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Duke 80 Maryland 62 : Gut Check Reveals Guts Still Largely Intact

Now that was a great win.

Coming off one of their worst losses in the last 15 years, the Blue Devils marched into the most inimical and hostile of environments on Wednesday and pretty much just bitch-slapped the Terrapins and their projectile throwing, racist and gay slur hurling ( or ‘slurling’ , if you will), self-immolating, marginally literate crowd into a sweet, sweet silence.

There was no small amount of nerves from a Duke fan perspective going in to this one, as we waited to see how our team would respond to the St. John’s debacle against a team that, regardless of how they are playing otherwise, always gets hyper-motivated to hand Duke a loss (and has as good a recent history of doing that as anyone in the ACC.) Did the St.John’s game expose weaknesses that the Terps would continue to exploit ? Was our collective team psyche damaged enough that a second difficult road game would prove too tough to overcome? Would the Devils seeming penchant for playing sub-par basketball against tough teams on the road ( FSU, St. J’s) officially become a pattern? Nope, nope and nope.

Thankfully, Duke did not come out of the gates slowly in this one, as has been their habit of late. They made an immediate effort to establish a low - post presence by feeding Mason the ball and were rewarded with two early buckets from the offensively slumbering big man. That , and an aggressive start from Kyle led to 5 buckets in their first 7 posessions. The Terps kept pace, riding the back of ACC - POY candidate Jordan Williams, who scored 8 of UMD’s first 13 points. Maryland took a 16-15 lead at the 11:26 mark at which point two things occurred. First, Duke stepped things up defensively, holding the Terps to just 3 points over the next 4 plus minutes. Offensively, they stayed hot and used the Kyle- Mason- Nolan combo to build a six point advantage and then back-back threes from Curry/Thornton to push it out to ten. Second, Duke began, as a result of said aggressive defensive play, to find themselves in some rather serious foul trouble. At the 7:30 mark both Nolan and Ryan went to the bench with 2 and 3 fouls.They were followed shortly by Kyle who committed his second foul a minute later. This left the Devils with a lineup that would only strike fear into the hearts of those who were previously confident that Duke would take a lead into the locker room: Thornton, Curry, Dawkins, Plumlee and Plumlee. These fears would prove sorely misplaced, however, as ‘all’ this lineup managed to do was hold Maryland to five points over the next four minutes and push the Duke lead up to 14 with two minutes left. They came back to earth a bit, as Maryland finished the half on a 9-2 run, but acquitted themselves more than admirably. Nolan and Kyle played only 8 and 14 minutes, respectively, in the half and the Devils still went to halftime with a 40-33 lead. I’ll take that any old day.

Similarly to the start of the first half, Duke avoided their recent second half start malaise and came out in attack mode. While this meant a 7-2 run over the first four minutes, it also meant 5 more Devil fouls, including Nolan’s and Kyle’s 3rd. Duke then turned to Kyle Singler, who proceeded to have his most impressive offensive stretch of the season as he scored 9 points in 2 minutes on 4 straight posessions. (Three of those shots were 15 foot jump shots curling around screens. It’s the type of shot that Kyle has excelled at his entire career and the type that , up until the last two games, has been largely absent. I was thrilled to see him look for his points with these rather than the set-shot from 3. ) Maryland would not be cowed, however, and answered with scores on 4 straight posessions as part of an 11-2 run that cut Duke’s lead to a mere 5 points at 56-51 with 8 minutes left. The Maryland crowd, kept under wraps for the majority of the contest, smelled blood in the water, but Mason staunched the flow with a rageful dunk along the baseline and Andre closed the wound completely with two HUGE, back-to -back threes. ( man, where has THAT been?) Maryland pushed us and we pushed right back to make it a 64-53 game with 6:22 left. The story of the final minutes can be summed up on the offensive end by Nolan’s athletic and impeccable execution of stallball ( or, as I now like to call it, Sucking Clock… you heard it here first, but not last!) ; as he got to the rim in JWill-like fashion as the shot clock waned, and on the other end by a Maryland team that went suddenly cold ( 2 of their last 10 from the field and 4-8 from the line). The final score was largest margin of the game and not entirely indicative of how well-contested it was, though Duke did only trail for a total of 40 seconds.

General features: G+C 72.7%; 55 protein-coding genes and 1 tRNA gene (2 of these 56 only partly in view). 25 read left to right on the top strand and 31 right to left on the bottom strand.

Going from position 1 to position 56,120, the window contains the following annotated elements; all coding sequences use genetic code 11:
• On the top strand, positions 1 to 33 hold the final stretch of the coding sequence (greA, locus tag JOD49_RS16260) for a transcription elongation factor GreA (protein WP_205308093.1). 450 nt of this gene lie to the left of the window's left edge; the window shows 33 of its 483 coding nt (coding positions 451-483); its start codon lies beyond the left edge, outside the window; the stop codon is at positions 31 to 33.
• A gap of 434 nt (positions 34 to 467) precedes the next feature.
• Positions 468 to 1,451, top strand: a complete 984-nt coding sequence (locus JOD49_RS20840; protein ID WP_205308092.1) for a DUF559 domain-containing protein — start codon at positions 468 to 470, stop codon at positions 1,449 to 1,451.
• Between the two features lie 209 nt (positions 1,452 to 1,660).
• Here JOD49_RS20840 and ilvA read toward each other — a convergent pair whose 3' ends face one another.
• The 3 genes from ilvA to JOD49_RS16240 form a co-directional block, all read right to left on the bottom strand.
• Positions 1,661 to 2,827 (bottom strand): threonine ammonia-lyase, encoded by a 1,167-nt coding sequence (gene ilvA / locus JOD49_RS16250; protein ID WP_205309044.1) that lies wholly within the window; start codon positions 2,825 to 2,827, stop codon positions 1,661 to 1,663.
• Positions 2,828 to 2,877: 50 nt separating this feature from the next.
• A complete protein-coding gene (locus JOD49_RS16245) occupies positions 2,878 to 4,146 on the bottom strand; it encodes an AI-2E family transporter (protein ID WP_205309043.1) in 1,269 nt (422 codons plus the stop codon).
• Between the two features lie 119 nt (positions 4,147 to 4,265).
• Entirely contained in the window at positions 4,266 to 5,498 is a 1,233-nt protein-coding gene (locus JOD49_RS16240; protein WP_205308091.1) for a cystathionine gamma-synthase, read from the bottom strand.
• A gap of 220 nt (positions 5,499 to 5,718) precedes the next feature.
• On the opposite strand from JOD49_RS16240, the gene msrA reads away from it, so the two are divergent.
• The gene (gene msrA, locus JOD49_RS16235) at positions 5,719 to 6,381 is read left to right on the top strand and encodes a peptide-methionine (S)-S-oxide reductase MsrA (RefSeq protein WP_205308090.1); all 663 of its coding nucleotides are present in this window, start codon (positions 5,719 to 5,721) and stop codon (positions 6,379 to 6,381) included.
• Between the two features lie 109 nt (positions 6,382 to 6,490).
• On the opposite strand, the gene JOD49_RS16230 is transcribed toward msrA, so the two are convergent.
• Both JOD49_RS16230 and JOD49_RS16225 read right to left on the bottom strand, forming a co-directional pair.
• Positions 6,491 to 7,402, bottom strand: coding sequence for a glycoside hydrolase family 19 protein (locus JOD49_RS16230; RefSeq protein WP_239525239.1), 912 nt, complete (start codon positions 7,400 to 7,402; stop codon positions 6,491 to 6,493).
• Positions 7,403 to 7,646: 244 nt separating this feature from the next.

There was just a whole lot of good to take away from this one: 1) Mason’s involvement in the offense and his finishing at the rim ( though his epic free-throw shooting struggles are giving us no room to make fun of John Henson any more) 2)Kyle’s production from inside the 3-point line 3) Nolan’s end-of-game ball management 4) The play of the bench ( logging 47 minutes and outscoring UMD’s bench 22-15) 5) Our masterful handling of Maryland’s press ( only 8 TOs against a defense that turns their opponents over 15 times a game)  6) Our defense, which was at least a step slow for the entire St. John’s game, got things turned around a bit and held the Terps to 20-50 from the floor and  ( more importantly) did not simply stand in a receiving line to cheerily offer them the use of the basket for the pupose of uncontested layups, as they seemed to do against the last team we played…

who was that again? i can barely recall… Ah, well !

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